Arweave Whitepaper

Friday, February 19, 2021
Download document
Save for later
Add to list
Whitepaper.io is a project of OpenBook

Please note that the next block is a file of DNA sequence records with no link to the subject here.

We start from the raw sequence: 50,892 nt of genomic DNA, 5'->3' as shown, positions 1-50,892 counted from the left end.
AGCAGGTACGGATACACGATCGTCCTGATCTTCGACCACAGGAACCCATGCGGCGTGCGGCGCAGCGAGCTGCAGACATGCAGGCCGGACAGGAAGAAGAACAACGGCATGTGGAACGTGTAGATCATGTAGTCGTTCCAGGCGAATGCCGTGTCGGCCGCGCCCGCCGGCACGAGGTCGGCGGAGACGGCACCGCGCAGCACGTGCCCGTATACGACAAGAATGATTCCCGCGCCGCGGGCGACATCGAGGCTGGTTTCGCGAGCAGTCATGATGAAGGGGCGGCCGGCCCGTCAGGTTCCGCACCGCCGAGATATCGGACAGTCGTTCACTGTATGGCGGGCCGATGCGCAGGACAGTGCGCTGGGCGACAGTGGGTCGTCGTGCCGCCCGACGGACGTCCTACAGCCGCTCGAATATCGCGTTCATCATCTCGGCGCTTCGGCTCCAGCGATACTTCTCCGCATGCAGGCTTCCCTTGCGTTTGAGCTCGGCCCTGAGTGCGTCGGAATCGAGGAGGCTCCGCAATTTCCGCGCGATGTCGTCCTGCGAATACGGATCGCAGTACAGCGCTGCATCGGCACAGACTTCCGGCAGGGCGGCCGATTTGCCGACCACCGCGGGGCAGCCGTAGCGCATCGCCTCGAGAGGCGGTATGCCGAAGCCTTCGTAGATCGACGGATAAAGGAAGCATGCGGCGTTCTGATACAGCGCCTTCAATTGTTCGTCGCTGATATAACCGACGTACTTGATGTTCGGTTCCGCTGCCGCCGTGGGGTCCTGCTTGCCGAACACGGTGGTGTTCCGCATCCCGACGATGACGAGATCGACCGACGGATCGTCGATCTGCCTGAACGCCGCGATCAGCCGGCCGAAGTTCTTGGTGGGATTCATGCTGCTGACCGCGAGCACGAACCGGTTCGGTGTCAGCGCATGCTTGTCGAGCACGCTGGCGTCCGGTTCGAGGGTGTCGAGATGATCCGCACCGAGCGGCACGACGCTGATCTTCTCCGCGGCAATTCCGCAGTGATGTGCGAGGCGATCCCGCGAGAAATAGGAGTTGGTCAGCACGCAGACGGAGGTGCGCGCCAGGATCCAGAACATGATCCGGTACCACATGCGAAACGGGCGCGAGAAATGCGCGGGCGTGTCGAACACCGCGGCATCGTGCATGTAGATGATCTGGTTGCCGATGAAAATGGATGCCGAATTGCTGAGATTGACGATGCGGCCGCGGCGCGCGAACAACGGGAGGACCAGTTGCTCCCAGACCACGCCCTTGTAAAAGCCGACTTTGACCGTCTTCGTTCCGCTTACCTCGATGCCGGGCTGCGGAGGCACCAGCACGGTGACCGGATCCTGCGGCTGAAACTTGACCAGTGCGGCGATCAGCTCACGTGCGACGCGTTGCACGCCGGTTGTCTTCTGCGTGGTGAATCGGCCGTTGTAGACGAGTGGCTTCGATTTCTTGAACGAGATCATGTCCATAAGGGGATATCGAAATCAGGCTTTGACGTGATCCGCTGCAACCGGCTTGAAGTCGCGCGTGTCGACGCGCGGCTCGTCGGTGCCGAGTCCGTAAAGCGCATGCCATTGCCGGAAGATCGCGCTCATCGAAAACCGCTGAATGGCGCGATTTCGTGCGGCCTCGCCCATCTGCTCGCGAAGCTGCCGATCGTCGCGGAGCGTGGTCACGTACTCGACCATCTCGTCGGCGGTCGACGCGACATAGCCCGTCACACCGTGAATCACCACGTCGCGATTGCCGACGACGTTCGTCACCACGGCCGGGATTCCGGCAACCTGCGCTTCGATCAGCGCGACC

Arweave Lightpaper Version 0.9 Samuel Williams William Jones April 24, 2018 Contents 7 Conclusion 10 1 Introduction 2 Abstract 2 Background 2 Typical blockchains have several major well- 3 Motivation 3 known problems with data storage. These problems require new third-party protocols to 4 Technology 4 be integrated on-top of existing blockchains, 4.1 Blockweave . . . . . . . . . . 4 as fees are too high for on-chain storage to be 4.2 Proof of Access . . . . . . . . 5 feasible. Therefore, with typical blockchains 4.3 Wildfire . . . . . . . . . . . . 5 there is always going to be a cost to access 4.4 Blockshadows . . . . . . . . . 7 content, and content is never stored perma- 4.5 Democratic Content Policy . . 7 nently. As the demand for data storage grows 4.6 Discussion . . . . . . . . . . . 8 exponentially, the need for a decentralized 4.6.1 Storage Pools . . . . . 8 low-cost data storage protocol that can scale is a necessity. 5 Building Apps 8 In this work we present Arweave – a new 5.1 Client-Server Architecture . . 8 blockchain like structure called the block- 5.2 Serverless Architecture . . . . 9 weave. The blockweave is a platform de- 5.3 Event Based . . . . . . . . . . 9 signed to provide scalable on-chain storage in 5.4 Trustless and Provable . . . . 9 a cost-efficient manner for the very first time. As the amount of data stored in the system 6 Use Cases 10 increases, the amount of hashing needed for 6.1 Authenticity . . . . . . . . . . 10 consensus decreases, thus reducing the cost of 1